After growing concerns over the future of its central bank digital currency (CBDC), Nigeria’s banking regulator has expanded the use cases for the eNaira beyond local transactions.
In its latest communique, the Central Bank of Nigeria (CBN) announced the approval of a plan to allow the eNaira to be used for foreign remittances. The new regime will see international money transfer operators (IMTOs) rely on the CBDC to process diaspora remittances upon meeting certain requirements.
“The Central Bank of Nigeria (CBN), in its efforts to liberalize the payout of diaspora remittances and promote the adoption of the eNaira, hereby announces the introduction of the eNaira as a payment option to recipients of diaspora remittance,” read the document from the Trade and Exchange Department.
Under the new regime, IMTOs are expected to apply for a one-time license to pay out funds in the eNaira, with the central bank providing account details for IMTOs to receive foreign currencies. The standing rules will require IMTOs to open merchant wallets with the banking regulator, funding the account with foreign currencies.
Using the eNaira for diaspora remittance is “optional” and will operate simultaneously with the dollar payment, according to the central bank. Dr. O.S. Nnaji, Director of the CBN’s Trade and Exchange Department, confirmed that the new eNaira remittance policy takes effect from June 15.
Experts note that the move by the central bank is akin to killing two birds with one stone. Firstly, the CBN is solving the nagging issue of dollar shortage in the country while addressing the challenge of sub-par eNaira adoption since its launch in October 2021.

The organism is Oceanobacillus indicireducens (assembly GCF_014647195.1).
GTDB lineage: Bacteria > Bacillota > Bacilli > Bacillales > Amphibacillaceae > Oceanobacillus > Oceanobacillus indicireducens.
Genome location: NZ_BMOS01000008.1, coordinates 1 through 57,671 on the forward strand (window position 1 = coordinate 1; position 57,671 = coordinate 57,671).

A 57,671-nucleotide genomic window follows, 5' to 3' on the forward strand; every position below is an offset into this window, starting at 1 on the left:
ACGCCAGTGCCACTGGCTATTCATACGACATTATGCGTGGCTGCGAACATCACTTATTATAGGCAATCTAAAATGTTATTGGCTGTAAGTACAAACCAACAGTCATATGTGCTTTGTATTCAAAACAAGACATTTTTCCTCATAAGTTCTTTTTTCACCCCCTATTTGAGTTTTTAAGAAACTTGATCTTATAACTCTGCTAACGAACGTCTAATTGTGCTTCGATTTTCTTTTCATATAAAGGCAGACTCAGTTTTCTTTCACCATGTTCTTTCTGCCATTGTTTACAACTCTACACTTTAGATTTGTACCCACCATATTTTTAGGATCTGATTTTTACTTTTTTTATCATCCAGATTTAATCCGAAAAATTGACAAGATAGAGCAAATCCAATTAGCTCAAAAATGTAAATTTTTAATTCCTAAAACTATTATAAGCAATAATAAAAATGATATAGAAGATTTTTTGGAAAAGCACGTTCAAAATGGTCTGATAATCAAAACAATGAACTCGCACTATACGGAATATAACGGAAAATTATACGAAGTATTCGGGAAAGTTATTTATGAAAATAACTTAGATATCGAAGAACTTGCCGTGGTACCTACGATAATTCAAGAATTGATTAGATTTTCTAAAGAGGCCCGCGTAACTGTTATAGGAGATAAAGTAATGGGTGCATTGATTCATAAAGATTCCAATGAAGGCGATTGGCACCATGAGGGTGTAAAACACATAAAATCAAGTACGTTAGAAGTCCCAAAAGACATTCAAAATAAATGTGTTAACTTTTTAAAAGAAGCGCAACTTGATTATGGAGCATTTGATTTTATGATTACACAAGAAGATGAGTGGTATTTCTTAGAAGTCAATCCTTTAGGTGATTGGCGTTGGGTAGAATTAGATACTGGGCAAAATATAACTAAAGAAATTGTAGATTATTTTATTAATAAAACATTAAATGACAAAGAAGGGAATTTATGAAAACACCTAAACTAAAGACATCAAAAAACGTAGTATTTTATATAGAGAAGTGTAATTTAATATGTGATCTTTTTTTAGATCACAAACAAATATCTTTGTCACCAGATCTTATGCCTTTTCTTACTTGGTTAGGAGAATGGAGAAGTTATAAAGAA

The move comes after the sudden ousting of the CBN’s Governor Godwin Emefiele by the country’s new president, casting doubts over the future of the CBDC project. However, it appears the new administration will be keen on promoting the eNaira’s adoption, which has endured a torrid start since its launch.
A rough patch of the eNaira
In 2021, the CBN announced the launch of the eNaira after a false start in the summer to become the first African country to float CBDCs. However, since launching the eNaira, the adoption metrics have fallen way beyond expectation prompting the ex-CBN governor to blame commercial banks for stifling growth.
Several initiatives to trigger adoption have been launched with relative success, including widening the scope of payment, integrating USSD codes, and offering incentives for their use in the transportation sector.
A cash shortage in early 2023 led to a 63% spike in eNaira transactions, bringing the number of CBDC wallets to 13 million as Nigerians flocked to the offering after over a year since its launch.
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